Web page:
Lithuania, 99 years since Independence: celebrations in front of the Fire of Freedom

byVerónica Crocitti

It was February 16, 1918 years ago when, from the balcony of number 26 of Pilies gatvė, aVilnius, the independence of the Republic of Lithuania was proclaimed. The place is known as theHouse of the Signatories, is located in the heart of the historic center of the capital and is now home to a museum dedicated to the history of that turbulent historical period. In fact, after the end of the First World War, between 1917 and 1918, following the dissolution of the Russian Empire, the states of Finland, Estonia, Latvia and Lithuania were born.

Just two years after the proclamation of theAct of Independence However, Vilnius was occupied with a coup by Polish troops (and still in Vilnius the Polish community of Lithuania, to which John Paul II's mother also belonged, constitutes 7% of the urban population) and the capital of the Republic moved to Kaunas, the second city in the country by size and number of inhabitants.

Kaunastoday it testifies to visitors its past as a "provisional capital", as the city is still sometimes called today. And along the Avenue of Freedom (Laisvės alėja, in Lithuanian), dominated by the church of San Michele Arcangelo, the Art Nouveau buildings, where once the diplomatic representations and embassies were located, alternate with those from the late 19th century. In theUnit Squareof Kaunas, before theFire of Eternal Freedom, historical commemorations take place on February 16th in memory of those events that made Lithuania an independent and modern national state, whose path was abruptly interrupted by the war and Soviet occupation in the 1940s. The independence of the state was restored on 11 March 1990 (it is no coincidence that Lithuania celebrates its independence twice). This time, after about 70 years, Vilnius was finally returned to its role as the capital.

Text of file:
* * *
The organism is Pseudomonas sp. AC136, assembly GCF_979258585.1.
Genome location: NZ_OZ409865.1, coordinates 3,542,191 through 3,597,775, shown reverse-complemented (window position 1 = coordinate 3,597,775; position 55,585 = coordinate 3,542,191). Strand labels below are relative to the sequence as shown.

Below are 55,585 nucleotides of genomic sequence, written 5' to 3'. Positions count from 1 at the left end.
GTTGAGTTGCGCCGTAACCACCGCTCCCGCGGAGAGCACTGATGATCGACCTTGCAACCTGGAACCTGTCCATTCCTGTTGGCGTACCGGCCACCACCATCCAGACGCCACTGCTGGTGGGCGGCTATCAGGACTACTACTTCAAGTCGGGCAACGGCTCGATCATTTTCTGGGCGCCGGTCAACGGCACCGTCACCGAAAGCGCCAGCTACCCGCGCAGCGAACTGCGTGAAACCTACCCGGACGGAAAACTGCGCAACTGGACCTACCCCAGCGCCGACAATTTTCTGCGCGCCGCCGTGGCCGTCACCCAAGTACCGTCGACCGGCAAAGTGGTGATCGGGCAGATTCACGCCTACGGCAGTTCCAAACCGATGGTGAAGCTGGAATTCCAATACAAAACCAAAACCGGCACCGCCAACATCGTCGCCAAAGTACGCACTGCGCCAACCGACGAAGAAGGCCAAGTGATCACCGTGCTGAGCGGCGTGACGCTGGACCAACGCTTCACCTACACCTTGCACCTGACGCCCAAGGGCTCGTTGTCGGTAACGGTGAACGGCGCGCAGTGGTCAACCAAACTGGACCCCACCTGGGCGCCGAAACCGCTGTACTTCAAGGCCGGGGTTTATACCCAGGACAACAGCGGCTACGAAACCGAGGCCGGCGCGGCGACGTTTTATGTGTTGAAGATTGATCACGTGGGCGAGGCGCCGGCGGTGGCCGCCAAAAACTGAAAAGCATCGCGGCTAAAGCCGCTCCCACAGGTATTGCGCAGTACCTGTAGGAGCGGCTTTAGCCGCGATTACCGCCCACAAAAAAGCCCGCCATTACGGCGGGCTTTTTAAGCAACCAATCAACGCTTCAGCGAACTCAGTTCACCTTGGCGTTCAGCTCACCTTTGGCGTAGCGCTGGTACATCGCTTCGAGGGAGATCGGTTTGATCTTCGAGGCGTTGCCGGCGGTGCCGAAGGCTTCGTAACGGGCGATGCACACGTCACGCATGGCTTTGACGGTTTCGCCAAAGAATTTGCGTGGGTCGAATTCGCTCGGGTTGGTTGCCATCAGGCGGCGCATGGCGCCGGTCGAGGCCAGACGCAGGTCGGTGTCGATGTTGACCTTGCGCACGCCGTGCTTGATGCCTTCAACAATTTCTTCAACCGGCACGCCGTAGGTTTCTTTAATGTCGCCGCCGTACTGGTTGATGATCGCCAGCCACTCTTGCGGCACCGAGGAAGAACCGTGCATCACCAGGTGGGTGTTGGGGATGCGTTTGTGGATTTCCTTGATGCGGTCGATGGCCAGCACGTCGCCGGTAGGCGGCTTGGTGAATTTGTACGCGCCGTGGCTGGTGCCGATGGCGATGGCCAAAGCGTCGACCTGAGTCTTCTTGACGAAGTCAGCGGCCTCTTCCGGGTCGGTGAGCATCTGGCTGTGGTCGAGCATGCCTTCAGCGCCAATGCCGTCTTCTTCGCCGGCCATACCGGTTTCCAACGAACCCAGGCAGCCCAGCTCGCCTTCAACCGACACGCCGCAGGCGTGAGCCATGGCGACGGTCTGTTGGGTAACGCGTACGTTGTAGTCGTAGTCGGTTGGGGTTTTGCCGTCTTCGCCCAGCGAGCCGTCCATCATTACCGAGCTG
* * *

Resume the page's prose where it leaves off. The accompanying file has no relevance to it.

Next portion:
This year Lithuania is therefore celebrating 99 years and, for next year's centenary, great celebrations are already being prepared. The Italian and Spanish community of Kaunas, with the Accademia Italiana – Ciao Italia and Hola Espana schools also dedicated avideoto the event. Emilio Garofalo, a young singer-songwriter from Bari who found fortune in the small Baltic republic, sings the verses of a well-known song byMarijonas Mikutavičius: “I love Lithuania”.

Fabrizio Mazzella

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